Once you’ve minimised the plastic coming into your home, the second step is to organise what does make it in: sort your bins.
- 1 bin for food waste
- 1 bin for plastic waste
- 1 bin for paper waste
You can then dispose of your plastic in the government plastic bins around Hong Kong.
What Companies, Brands & Business To Support
There are so many restaurants, shops, hotels, and stores around Hong Kong who are making an effort to ditch the single-use plastic, and it’s important to support these sustainable businesses—these are some of my favourites at home and abroad.
- MANA! Fast Slow Food and MANA! Cafe has always promoted sustainable dining, through their food and service ethos.
- All Maximal Concepts food and beverage outlets, co-founded by Malcolm Wood (who I am working with on an exciting upcoming film about climate change)
- Grassroots Pantry, owned by friend and Girl-Boss Peggy Chan
- YardBird Restaurants, run by Lindsay Jang, are working to reduce their plastic waste,
- Feather and Bone, where you can request for staff to not pack in plastic, then donate your loyalty rewards points to A Plastic Ocean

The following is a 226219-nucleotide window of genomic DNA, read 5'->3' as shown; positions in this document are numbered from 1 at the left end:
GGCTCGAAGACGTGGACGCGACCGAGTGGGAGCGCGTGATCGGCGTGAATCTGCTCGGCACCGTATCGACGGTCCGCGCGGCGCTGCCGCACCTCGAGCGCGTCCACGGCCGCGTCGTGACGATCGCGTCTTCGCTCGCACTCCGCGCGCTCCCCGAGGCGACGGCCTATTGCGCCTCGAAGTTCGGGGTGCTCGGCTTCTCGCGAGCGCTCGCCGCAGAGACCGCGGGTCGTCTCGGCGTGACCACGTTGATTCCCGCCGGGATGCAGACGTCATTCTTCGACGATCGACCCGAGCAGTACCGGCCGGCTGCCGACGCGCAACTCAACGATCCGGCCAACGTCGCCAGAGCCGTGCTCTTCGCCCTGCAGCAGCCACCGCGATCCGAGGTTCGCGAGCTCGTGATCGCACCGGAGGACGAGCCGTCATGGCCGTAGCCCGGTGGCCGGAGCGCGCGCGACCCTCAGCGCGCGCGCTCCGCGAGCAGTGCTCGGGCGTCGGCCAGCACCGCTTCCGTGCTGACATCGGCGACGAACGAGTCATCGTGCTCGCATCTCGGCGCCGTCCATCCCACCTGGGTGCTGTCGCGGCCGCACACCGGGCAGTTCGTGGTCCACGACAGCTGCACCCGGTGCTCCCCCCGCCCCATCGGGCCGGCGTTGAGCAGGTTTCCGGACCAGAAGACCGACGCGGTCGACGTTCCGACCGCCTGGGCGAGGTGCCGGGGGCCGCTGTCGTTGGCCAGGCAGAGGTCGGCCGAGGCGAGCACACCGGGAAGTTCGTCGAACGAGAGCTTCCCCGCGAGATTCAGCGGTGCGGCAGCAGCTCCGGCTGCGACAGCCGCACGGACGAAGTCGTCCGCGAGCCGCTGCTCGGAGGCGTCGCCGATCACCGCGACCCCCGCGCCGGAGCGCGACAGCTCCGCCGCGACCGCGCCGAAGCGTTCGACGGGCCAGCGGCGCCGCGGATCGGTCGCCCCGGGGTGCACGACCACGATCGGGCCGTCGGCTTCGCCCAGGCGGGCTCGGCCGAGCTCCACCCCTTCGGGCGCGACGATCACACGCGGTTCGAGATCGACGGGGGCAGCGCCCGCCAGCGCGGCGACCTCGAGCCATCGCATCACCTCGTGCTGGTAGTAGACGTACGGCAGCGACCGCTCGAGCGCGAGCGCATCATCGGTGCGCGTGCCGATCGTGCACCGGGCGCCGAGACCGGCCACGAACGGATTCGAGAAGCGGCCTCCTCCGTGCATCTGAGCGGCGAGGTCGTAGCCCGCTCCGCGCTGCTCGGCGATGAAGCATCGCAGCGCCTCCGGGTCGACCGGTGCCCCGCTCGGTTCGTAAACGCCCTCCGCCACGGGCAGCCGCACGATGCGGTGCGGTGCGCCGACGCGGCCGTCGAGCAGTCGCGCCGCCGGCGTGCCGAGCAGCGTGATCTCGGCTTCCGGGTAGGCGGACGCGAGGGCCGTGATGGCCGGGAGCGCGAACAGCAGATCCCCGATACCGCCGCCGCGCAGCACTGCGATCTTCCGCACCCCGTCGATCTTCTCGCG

- Lush, who has been such a wonderful activator in our Hong Kong community
- NO!W No Waste owned by friend Fanny Moritz
- Globelet, who I met at TEDx Sydney and provide recycled plasticware for events and festivals.
- Lion Rock Press, for their No Plastic Mmmm Goi range which is available at Bookazine.
- Rehash Trash, making bags using recycled plastic bags in Cambodia.
- Live Zero’s bulk-buy store in Sai Ying Pun and boutique in PMQ where you can buy reusable food wraps and pick from a selection of metal and glass reusable straws, reusable cutlery and sustainable kitchenware.